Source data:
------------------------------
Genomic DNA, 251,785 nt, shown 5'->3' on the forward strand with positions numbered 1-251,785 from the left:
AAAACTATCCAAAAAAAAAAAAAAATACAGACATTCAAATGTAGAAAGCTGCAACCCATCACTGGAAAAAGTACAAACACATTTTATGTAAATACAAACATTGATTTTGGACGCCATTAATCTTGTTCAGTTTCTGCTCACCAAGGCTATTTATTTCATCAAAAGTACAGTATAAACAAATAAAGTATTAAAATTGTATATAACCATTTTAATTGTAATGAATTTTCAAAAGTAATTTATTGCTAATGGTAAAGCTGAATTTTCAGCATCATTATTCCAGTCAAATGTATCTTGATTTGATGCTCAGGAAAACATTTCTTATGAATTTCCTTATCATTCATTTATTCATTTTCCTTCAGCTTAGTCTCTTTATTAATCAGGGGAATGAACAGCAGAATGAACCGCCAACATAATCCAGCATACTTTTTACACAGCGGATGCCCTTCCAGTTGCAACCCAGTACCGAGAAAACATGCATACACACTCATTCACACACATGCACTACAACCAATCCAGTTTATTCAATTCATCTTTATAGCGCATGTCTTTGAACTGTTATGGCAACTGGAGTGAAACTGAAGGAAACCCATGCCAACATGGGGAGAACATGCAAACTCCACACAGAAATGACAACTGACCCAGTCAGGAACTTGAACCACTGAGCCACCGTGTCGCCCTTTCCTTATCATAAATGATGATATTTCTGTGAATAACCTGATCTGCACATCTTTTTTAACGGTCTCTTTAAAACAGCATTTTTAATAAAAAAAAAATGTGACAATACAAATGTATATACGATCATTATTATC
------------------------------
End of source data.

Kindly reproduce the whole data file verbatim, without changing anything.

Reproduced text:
Genomic DNA, 251,785 nt, shown 5'->3' on the forward strand with positions numbered 1-251,785 from the left:
AAAACTATCCAAAAAAAAAAAAAAATACAGACATTCAAATGTAGAAAGCTGCAACCCATCACTGGAAAAAGTACAAACACATTTTATGTAAATACAAACATTGATTTTGGACGCCATTAATCTTGTTCAGTTTCTGCTCACCAAGGCTATTTATTTCATCAAAAGTACAGTATAAACAAATAAAGTATTAAAATTGTATATAACCATTTTAATTGTAATGAATTTTCAAAAGTAATTTATTGCTAATGGTAAAGCTGAATTTTCAGCATCATTATTCCAGTCAAATGTATCTTGATTTGATGCTCAGGAAAACATTTCTTATGAATTTCCTTATCATTCATTTATTCATTTTCCTTCAGCTTAGTCTCTTTATTAATCAGGGGAATGAACAGCAGAATGAACCGCCAACATAATCCAGCATACTTTTTACACAGCGGATGCCCTTCCAGTTGCAACCCAGTACCGAGAAAACATGCATACACACTCATTCACACACATGCACTACAACCAATCCAGTTTATTCAATTCATCTTTATAGCGCATGTCTTTGAACTGTTATGGCAACTGGAGTGAAACTGAAGGAAACCCATGCCAACATGGGGAGAACATGCAAACTCCACACAGAAATGACAACTGACCCAGTCAGGAACTTGAACCACTGAGCCACCGTGTCGCCCTTTCCTTATCATAAATGATGATATTTCTGTGAATAACCTGATCTGCACATCTTTTTTAACGGTCTCTTTAAAACAGCATTTTTAATAAAAAAAAAATGTGACAATACAAATGTATATACGATCATTATTATC